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12 Steps for Overcoming Overcriminalization

| May 23, 2012

In 2010, the Texas Public Policy Foundation published “Analyze Before You Criminalize.” Policymakers appreciated the checklist, but they also asked an important follow-up question: “This checklist helps us prevent new overcriminalization, but how do we reverse the overcriminalization that has already occurred?” In response, the Foundation has now released a guide with some answers: 12 Steps for Overcoming Overcriminalization. The recommendations are as follows:

1. Identify weak mens rea protections;

2. Adopt a default mens rea statute;

3. Enact the Rule of Lenity;

4. Don’t criminalize offenses based on voluntary economic transactions;

5. Eliminate unnecessary occupational licensing requirements;

6. Eliminate delegation of power to agencies through rulemaking;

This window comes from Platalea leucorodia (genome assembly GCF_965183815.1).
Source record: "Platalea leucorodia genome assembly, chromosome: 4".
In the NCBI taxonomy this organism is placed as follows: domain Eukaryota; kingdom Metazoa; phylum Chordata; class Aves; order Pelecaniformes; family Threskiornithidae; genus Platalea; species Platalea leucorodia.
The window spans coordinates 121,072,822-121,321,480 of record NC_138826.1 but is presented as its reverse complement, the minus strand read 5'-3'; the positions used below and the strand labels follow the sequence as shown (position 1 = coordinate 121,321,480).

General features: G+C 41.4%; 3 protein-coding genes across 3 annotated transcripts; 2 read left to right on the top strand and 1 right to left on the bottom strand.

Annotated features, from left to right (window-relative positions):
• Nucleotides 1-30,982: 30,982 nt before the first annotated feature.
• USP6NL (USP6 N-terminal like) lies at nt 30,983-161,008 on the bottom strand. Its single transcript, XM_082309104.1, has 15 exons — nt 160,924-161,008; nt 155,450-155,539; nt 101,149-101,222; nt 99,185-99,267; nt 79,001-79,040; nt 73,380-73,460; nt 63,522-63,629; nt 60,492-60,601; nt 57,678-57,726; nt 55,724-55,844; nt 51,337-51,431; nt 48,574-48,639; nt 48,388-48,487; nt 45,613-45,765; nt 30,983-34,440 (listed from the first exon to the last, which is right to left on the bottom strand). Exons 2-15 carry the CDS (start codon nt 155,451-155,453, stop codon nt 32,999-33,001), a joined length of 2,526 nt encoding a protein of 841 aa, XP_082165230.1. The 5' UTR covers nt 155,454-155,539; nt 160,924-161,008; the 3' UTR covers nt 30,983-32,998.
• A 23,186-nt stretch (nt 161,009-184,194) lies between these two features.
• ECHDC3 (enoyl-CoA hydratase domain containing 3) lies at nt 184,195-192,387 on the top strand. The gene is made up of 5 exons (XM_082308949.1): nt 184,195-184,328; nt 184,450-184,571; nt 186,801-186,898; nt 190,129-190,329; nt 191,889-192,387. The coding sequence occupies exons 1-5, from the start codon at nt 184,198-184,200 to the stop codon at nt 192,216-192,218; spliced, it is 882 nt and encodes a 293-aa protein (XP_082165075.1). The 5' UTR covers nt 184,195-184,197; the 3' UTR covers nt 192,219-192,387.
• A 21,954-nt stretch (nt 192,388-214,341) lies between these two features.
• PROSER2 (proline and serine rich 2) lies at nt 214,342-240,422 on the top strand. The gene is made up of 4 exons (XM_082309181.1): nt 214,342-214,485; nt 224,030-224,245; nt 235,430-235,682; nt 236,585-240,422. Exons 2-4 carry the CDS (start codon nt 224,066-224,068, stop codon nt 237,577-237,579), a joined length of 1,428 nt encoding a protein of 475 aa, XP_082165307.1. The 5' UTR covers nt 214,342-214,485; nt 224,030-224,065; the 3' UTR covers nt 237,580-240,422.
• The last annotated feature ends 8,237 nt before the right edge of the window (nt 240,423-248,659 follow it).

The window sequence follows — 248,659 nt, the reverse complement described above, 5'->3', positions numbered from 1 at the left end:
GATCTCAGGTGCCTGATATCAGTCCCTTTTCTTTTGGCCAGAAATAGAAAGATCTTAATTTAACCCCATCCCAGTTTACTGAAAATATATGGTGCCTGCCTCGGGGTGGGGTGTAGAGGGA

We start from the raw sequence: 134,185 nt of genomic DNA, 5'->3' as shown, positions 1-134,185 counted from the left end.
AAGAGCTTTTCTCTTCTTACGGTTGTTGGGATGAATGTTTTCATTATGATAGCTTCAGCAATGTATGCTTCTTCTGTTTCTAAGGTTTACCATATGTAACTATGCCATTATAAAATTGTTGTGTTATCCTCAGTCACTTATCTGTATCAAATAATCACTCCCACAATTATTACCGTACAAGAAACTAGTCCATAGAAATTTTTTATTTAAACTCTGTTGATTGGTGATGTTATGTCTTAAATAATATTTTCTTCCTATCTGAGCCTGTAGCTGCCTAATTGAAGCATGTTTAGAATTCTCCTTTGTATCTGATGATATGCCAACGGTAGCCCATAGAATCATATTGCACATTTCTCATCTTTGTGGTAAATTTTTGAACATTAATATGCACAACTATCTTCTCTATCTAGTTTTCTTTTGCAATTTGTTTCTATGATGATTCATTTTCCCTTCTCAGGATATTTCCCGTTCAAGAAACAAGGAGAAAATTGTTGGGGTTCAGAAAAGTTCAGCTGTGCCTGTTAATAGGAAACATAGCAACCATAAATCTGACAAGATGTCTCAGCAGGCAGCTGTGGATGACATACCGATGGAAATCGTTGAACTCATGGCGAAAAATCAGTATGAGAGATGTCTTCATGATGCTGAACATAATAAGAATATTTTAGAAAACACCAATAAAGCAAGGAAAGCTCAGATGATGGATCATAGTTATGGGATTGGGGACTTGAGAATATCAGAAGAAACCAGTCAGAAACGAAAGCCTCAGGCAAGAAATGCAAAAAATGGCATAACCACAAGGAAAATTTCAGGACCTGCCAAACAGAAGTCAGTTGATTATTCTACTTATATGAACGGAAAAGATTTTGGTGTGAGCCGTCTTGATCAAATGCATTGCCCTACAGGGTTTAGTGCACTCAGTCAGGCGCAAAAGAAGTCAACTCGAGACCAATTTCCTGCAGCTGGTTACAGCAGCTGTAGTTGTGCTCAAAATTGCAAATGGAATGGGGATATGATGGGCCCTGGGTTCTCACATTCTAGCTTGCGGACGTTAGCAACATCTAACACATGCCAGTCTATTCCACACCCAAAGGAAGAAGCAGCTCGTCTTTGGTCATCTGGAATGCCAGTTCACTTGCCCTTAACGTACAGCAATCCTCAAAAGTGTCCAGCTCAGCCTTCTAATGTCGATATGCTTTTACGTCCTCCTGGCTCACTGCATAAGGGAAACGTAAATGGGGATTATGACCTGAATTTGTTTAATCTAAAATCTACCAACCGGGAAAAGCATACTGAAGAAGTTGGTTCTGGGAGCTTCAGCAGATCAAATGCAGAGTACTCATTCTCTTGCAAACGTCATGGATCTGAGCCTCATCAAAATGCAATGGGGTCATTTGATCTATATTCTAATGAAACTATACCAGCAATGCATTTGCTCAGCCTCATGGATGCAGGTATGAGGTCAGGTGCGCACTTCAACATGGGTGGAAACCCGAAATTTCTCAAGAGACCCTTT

7. Require that criminal laws unrelated to controlled substances include potential or actual harm to an individual victim as an element of the offense;

8. Identify and consolidate duplicative laws which sanction essentially the same behavior;

9. Reclassify misdemeanors to remove jail time when unnecessary or convert to a civil violation;

10. Apply consistent criteria in distinguishing felonies from misdemeanors;

11. Create a commission to examine and identify all criminal laws that are redundant, unnecessary, or overbroad;

12. Apply the Tenth Amendment to criminal law.

The recommendations are followed by brief explanations and several notorious examples of overcriminalization. The complete document can be read here.


RIGHT ON CRIME is a national campaign to promote successful, conservative solutions on American criminal justice policy—reforming the system to ensure public safety, shrink government, and save taxpayers money. By sharing research and policy ideas and mobilizing strong conservative voices, we work to raise awareness of the growing support for effective reforms within the conservative movement. We are transforming the debate on criminal justice in America.